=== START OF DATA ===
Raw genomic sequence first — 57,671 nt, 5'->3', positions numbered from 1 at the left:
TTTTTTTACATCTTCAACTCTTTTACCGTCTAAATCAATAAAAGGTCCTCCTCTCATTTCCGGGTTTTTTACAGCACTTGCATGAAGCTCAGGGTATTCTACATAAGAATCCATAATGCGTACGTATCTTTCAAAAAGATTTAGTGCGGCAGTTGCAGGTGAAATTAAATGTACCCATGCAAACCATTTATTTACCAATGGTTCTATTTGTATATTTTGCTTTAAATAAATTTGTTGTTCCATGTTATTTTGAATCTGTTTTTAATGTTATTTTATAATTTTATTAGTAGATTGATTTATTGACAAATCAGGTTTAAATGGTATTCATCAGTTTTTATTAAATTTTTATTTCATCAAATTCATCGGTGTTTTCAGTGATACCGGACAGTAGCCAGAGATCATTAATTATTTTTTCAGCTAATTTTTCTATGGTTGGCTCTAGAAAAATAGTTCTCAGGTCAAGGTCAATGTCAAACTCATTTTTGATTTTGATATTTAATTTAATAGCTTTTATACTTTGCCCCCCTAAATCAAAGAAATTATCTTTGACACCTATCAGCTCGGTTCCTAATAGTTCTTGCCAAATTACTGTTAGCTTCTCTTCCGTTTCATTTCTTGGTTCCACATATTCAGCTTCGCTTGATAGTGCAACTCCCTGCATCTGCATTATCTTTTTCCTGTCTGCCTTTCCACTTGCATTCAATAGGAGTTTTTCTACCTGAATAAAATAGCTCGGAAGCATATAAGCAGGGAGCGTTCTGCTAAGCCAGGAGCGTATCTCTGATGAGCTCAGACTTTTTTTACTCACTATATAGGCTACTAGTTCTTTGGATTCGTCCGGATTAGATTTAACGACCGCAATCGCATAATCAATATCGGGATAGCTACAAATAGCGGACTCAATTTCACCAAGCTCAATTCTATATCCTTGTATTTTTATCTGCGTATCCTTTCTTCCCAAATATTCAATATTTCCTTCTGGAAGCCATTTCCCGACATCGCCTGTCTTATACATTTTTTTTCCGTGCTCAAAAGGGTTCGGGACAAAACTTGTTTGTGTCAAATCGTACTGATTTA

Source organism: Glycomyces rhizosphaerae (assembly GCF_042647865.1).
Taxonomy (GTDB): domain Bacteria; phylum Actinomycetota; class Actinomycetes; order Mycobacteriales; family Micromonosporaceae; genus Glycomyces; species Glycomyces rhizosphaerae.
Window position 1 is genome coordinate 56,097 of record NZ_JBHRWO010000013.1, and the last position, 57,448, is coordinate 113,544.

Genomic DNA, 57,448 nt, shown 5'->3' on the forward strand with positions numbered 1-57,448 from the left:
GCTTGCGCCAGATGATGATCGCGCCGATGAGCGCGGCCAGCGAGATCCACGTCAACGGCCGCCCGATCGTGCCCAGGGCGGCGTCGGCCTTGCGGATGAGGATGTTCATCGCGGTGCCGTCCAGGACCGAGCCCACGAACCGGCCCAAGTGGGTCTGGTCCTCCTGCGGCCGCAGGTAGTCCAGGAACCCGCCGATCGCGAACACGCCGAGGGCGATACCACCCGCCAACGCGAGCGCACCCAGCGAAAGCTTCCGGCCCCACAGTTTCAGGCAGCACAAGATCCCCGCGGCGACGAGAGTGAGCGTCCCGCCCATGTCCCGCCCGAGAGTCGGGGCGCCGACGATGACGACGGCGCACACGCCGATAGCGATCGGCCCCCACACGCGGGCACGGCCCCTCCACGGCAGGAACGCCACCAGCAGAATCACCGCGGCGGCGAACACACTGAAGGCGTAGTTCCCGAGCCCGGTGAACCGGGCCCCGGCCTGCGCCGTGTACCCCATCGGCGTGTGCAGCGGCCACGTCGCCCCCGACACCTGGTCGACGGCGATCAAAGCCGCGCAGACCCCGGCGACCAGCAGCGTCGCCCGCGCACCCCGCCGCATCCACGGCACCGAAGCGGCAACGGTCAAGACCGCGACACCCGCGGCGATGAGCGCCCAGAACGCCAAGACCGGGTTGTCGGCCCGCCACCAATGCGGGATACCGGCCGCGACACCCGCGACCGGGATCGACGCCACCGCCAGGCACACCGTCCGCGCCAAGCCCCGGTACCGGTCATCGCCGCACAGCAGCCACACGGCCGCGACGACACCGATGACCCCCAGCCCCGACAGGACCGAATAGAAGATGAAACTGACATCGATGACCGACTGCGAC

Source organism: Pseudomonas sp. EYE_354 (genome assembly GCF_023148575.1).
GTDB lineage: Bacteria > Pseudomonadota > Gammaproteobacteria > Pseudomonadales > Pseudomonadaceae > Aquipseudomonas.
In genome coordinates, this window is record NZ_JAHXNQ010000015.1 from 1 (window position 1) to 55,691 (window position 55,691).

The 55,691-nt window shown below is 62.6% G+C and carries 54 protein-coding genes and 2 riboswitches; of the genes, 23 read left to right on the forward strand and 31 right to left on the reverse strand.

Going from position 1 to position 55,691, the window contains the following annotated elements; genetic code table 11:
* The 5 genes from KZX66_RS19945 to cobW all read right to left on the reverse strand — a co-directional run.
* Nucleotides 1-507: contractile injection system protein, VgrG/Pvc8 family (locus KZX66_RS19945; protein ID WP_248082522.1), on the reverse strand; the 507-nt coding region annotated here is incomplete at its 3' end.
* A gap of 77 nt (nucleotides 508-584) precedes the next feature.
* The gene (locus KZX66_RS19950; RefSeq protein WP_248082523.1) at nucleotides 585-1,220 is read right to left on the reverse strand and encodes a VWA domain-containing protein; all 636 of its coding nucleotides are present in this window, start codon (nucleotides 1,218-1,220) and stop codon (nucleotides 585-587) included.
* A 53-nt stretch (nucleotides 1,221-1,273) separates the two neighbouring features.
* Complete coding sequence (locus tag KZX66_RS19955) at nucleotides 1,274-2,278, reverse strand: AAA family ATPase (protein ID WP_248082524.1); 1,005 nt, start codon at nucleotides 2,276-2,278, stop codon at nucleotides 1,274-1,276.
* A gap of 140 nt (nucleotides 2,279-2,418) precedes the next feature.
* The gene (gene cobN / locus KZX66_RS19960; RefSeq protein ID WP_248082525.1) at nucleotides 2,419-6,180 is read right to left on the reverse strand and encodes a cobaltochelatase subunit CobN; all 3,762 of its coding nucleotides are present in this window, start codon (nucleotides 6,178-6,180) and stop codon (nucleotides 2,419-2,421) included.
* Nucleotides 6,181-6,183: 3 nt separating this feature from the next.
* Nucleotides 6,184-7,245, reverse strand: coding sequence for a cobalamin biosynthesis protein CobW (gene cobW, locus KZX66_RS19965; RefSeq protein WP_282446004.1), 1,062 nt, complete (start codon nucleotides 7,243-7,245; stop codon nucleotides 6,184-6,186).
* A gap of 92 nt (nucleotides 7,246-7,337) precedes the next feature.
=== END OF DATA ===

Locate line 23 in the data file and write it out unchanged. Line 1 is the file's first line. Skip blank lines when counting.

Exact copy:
* A gap of 92 nt (nucleotides 7,246-7,337) precedes the next feature.